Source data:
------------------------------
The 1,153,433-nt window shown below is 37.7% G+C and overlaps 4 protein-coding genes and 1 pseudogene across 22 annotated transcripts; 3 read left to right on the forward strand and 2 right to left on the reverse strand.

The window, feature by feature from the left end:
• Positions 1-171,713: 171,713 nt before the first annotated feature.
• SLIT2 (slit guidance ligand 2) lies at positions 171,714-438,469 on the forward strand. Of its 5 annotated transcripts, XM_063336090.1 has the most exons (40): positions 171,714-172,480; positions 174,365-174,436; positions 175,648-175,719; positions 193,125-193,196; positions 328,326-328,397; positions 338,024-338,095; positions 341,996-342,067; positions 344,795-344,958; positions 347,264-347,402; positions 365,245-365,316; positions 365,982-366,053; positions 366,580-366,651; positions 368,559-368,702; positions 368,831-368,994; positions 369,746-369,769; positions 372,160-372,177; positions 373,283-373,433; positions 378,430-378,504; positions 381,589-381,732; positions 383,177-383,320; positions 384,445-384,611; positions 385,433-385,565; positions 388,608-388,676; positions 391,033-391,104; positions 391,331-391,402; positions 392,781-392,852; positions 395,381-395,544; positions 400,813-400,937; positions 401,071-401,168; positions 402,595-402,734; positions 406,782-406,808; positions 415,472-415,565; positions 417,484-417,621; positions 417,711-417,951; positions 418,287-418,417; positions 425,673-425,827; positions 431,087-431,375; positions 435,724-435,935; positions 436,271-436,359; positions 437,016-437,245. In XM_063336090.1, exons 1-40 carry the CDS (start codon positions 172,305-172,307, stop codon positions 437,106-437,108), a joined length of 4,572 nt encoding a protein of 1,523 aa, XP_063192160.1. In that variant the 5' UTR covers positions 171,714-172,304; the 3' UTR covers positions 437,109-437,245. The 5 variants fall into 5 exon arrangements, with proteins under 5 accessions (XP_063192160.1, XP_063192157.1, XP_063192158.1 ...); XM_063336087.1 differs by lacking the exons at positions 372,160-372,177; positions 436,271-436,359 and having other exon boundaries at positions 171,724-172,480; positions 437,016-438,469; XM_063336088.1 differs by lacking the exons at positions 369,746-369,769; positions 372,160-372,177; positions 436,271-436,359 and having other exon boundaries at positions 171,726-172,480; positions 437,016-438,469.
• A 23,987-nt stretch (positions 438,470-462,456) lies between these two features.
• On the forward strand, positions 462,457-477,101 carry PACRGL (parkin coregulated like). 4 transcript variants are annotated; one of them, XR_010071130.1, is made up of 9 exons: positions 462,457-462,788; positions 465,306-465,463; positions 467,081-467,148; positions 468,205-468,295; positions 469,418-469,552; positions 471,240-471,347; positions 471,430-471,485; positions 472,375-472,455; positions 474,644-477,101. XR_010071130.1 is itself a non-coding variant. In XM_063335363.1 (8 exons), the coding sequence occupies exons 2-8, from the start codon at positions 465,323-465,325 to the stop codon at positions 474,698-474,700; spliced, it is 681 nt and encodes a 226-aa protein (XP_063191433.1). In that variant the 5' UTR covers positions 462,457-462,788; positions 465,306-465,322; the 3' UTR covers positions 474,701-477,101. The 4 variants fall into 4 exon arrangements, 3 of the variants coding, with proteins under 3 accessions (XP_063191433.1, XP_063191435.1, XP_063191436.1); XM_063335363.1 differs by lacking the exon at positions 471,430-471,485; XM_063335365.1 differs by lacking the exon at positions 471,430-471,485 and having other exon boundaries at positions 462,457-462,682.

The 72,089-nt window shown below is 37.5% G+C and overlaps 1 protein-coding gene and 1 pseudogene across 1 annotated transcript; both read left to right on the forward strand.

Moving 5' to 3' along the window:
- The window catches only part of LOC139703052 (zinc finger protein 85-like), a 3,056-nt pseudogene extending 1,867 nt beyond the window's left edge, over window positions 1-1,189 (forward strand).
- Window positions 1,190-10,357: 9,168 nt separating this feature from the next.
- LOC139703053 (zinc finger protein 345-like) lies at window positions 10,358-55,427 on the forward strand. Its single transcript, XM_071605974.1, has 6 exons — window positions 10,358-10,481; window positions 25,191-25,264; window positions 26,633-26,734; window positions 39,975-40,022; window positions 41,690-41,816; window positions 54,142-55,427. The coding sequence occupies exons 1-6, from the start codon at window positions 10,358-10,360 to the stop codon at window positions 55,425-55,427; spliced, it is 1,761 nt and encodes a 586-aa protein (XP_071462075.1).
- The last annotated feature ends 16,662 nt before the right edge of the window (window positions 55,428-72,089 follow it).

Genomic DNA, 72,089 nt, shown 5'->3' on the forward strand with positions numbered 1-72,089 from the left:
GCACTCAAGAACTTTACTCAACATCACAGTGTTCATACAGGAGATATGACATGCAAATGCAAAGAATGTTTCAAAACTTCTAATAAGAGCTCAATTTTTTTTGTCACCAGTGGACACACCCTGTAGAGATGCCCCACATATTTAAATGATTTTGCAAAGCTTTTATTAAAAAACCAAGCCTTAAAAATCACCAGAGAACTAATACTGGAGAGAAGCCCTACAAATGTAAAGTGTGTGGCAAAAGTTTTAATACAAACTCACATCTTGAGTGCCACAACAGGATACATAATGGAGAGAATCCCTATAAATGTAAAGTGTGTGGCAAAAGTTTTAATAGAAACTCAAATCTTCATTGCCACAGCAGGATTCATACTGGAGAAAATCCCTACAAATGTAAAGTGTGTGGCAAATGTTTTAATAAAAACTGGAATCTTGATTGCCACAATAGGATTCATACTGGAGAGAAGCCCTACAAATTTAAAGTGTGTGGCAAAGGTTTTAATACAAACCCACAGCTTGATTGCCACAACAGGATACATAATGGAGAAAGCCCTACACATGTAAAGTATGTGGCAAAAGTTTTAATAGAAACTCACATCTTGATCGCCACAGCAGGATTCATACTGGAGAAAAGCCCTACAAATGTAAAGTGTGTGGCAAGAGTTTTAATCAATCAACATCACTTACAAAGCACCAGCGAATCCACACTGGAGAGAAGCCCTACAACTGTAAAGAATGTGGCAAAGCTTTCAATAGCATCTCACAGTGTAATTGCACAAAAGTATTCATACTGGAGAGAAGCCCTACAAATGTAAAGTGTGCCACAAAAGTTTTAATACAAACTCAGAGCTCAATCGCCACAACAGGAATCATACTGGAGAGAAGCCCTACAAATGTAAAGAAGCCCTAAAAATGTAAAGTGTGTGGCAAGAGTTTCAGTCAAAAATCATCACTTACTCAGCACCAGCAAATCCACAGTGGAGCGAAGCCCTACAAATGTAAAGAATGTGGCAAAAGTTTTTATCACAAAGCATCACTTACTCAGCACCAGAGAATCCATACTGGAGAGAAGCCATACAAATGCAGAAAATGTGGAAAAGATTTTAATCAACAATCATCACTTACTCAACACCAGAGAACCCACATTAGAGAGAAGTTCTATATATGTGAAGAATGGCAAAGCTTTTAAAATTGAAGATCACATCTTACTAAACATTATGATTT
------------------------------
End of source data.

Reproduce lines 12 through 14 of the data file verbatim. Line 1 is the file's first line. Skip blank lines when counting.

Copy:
- The last annotated feature ends 16,662 nt before the right edge of the window (window positions 55,428-72,089 follow it).

Genomic DNA, 72,089 nt, shown 5'->3' on the forward strand with positions numbered 1-72,089 from the left:
GCACTCAAGAACTTTACTCAACATCACAGTGTTCATACAGGAGATATGACATGCAAATGCAAAGAATGTTTCAAAACTTCTAATAAGAGCTCAATTTTTTTTGTCACCAGTGGACACACCCTGTAGAGATGCCCCACATATTTAAATGATTTTGCAAAGCTTTTATTAAAAAACCAAGCCTTAAAAATCACCAGAGAACTAATACTGGAGAGAAGCCCTACAAATGTAAAGTGTGTGGCAAAAGTTTTAATACAAACTCACATCTTGAGTGCCACAACAGGATACATAATGGAGAGAATCCCTATAAATGTAAAGTGTGTGGCAAAAGTTTTAATAGAAACTCAAATCTTCATTGCCACAGCAGGATTCATACTGGAGAAAATCCCTACAAATGTAAAGTGTGTGGCAAATGTTTTAATAAAAACTGGAATCTTGATTGCCACAATAGGATTCATACTGGAGAGAAGCCCTACAAATTTAAAGTGTGTGGCAAAGGTTTTAATACAAACCCACAGCTTGATTGCCACAACAGGATACATAATGGAGAAAGCCCTACACATGTAAAGTATGTGGCAAAAGTTTTAATAGAAACTCACATCTTGATCGCCACAGCAGGATTCATACTGGAGAAAAGCCCTACAAATGTAAAGTGTGTGGCAAGAGTTTTAATCAATCAACATCACTTACAAAGCACCAGCGAATCCACACTGGAGAGAAGCCCTACAACTGTAAAGAATGTGGCAAAGCTTTCAATAGCATCTCACAGTGTAATTGCACAAAAGTATTCATACTGGAGAGAAGCCCTACAAATGTAAAGTGTGCCACAAAAGTTTTAATACAAACTCAGAGCTCAATCGCCACAACAGGAATCATACTGGAGAGAAGCCCTACAAATGTAAAGAAGCCCTAAAAATGTAAAGTGTGTGGCAAGAGTTTCAGTCAAAAATCATCACTTACTCAGCACCAGCAAATCCACAGTGGAGCGAAGCCCTACAAATGTAAAGAATGTGGCAAAAGTTTTTATCACAAAGCATCACTTACTCAGCACCAGAGAATCCATACTGGAGAGAAGCCATACAAATGCAGAAAATGTGGAAAAGATTTTAATCAACAATCATCACTTACTCAACACCAGAGAACCCACATTAGAGAGAAGTTCTATATATGTGAAGAATGGCAAAGCTTTTAAAATTGAAGATCACATCTTACTAAACATTATGATTT